As you know, the biggest sticking point in the current WGA strike is that the studios want to pay writers nothing for re-airing their episodes on the Internet. With commercials. The studios are calling these episodes "promotional," which is a pretty truthy use of the term "promotion."
I find it intriguing that the studios find it more profitable to air shows on the Internet as a second window rather than rerun them in syndication. Why? An internet ad can be linked to a product site, so that if you dig the car/sneaker/perfume they're selling, you can just click and go straight to the car/sneaker/perfume site and learn more, and maybe even order. The Internet audience is younger, richer and more proactive than the TV audience. Crucially, it is not easy to bypass the ads on a streaming episode.
Getting the audience to sit through the ads in the age of the DVR is potentially the Big Question for the future of TV. Is Internet streaming part of the solution?
(It is, at least until someone invents a widget to buffer streaming TV, and the audience gets hold of it. Technically this is trivial to program, though preventing buffering is trivial, if a tad awkward as well. The anti-skipping technology would be a simple bespoke viewing application that used encryption technology. Instead of sending you a Real Media or Windows Media Player doc, they send you an encrypted doc that only the viewer can play -- and the viewer's skip button is disabled until you've viewed the ad. You can still walk away during the ad, but the audience has been getting up for a cold one during commercials since the dawn of TV.)
Internet downloads are an even better solution, since the audience pays for the shows directly -- it's basically DVD without the awkward issue of physical distribution. How many people would rather pay cash for TV, rather than agreeing to watch a commercial, is the key question here. There could be a pay/free model -- download free with ads, with some sort of anti-skipping technology built in; or download for a fee, with no ads. Something for everybody.
No one could have a serious objection to this model. Don't like ads? Buy your way out. Want it free? Sit back and relax.
The duration of the strike is really in the studio's hands. The writers can't afford to back down on this issue, because it's the future of their livelihood.
Labels: TV distribution tech
I find it intriguing that the studios find it more profitable to air shows on the Internet as a second window rather than rerun them in syndication.
They don't, not by a long shot. But the streaming doesn't cut into their syndication potential. Notice they aren't streaming old stuff for free(although you can catch a good deal of NBC stuff on Netflix and the new season of Heroes as it drops).
It is, at least until someone invents a widget to buffer streaming TV, and the audience gets hold of it. Technically this is trivial to program, though preventing buffering is trivial, if a tad awkward as well.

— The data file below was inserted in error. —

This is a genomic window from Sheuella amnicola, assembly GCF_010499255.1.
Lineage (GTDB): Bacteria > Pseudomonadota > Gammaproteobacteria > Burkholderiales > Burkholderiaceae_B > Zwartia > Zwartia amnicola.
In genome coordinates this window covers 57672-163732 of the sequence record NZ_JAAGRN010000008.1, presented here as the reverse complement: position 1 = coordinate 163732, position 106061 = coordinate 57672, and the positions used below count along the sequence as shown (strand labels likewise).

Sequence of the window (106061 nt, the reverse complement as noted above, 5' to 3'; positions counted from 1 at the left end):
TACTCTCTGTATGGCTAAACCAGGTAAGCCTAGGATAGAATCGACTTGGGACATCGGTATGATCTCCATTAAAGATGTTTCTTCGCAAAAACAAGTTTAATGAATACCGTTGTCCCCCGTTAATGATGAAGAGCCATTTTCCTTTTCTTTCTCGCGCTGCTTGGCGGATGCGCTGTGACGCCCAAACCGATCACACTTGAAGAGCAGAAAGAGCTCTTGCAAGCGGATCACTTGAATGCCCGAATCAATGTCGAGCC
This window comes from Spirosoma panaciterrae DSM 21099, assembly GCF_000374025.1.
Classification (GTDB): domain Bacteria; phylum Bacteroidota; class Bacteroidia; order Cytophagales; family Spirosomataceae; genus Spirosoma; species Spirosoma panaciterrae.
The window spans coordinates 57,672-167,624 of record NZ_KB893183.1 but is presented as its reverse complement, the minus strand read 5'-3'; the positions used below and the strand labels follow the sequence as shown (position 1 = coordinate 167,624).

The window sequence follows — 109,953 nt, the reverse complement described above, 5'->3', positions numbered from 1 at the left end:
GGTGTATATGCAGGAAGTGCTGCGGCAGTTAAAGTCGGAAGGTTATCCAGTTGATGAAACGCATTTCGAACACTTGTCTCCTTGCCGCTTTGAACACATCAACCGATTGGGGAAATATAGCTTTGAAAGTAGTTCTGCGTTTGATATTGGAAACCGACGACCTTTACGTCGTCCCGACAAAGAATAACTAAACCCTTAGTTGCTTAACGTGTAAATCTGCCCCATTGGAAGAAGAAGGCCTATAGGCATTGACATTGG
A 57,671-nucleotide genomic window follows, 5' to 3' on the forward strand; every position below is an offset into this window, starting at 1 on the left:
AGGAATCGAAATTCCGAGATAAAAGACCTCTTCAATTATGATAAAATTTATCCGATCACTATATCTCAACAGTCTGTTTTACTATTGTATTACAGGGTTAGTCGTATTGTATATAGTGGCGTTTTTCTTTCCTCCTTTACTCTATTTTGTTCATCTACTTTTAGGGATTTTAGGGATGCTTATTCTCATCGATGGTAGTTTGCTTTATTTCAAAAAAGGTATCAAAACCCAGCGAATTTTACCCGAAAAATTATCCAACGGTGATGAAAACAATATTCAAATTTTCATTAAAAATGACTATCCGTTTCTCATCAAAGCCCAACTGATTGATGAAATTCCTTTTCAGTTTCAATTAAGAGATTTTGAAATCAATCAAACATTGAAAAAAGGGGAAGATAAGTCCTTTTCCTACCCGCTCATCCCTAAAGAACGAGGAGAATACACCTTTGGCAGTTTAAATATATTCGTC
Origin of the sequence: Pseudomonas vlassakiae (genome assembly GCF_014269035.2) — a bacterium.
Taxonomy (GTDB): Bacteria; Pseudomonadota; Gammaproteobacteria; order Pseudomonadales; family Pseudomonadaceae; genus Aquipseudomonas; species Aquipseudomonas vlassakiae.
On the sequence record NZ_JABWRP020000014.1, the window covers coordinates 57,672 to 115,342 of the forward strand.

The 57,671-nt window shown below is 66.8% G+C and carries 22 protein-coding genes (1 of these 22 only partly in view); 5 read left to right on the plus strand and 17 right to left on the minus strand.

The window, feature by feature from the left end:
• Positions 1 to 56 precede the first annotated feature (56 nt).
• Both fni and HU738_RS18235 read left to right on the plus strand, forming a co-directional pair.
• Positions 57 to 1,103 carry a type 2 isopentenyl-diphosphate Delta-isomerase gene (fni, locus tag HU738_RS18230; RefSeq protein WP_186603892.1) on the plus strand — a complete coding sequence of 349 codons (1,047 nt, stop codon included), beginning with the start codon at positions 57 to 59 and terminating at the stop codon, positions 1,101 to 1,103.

There already are programs that will download a stream, and the networks already have players that don't buffer(much). Try tuning into a 30 rock episode with a slow connection. It's unwatchable.
The only reason people aren't ripping them off of streams is because it's still easier to get them from the broadcast.
I guess I don't totally understand why a strike is necessary for writers to split such a small portion of a small pot.
I'm an internet marketer. It takes a heckuva lot of success to make good money on the internet. And in order to do that you have to spend alot on servers, development, etc.
I'm not saying this fight isn't worth it. But quitting work for pennies seems so pointless. I'm just not sure it's worth it - yet.
Oh - and by the way - giving away stuff for free on the internet is considered promotional by many people in the industry.
Internet marketers write stuff available for free to attract audiences to the premium content. It's a proven technique.
Again, I'm not opposing you. But this is how I see it as an online marketer from Raleigh, NC.
Nathania, they're not giving it away for free. They're putting commercials on it. They're charging advertisers for it. And there is no "premium content." They're not promoting anything -- they're just airing episodes and getting paid for it, and not paying the people who created the show.
As for pennies -- the pennies add up. DVD sales are in the tens of billions. The difference between .3% and .6% of that is a lot of money.
Alex, you're half right. They are giving it away for free but charging the advertiser. I too have a definite distaste for not paying the creator on the internet portion, but if you were to charge the viewer and define royalties off of that charge (which is in a nutshell what happens now), would the creators be earning much at all on these streams?
Right now, not much. Soon, a lot more.
Bear in mind that the whole TV industry is supported on nothing but advertisers. So is the internet. So yeah, it's a completely viable model. And the % that the writers are asking for is derisory.
Agreed. Soon there will be much more, and yes, the model of advertising which runs TV (and the soon, if not already, the internet) is a viable one. But unless I'm mistaken, the current residual formulas are not (directly) tied to the advertising dollars brought in. This, I believe, is the disconnect with streaming and which makes the argument of tying the DVD % to it illogical.
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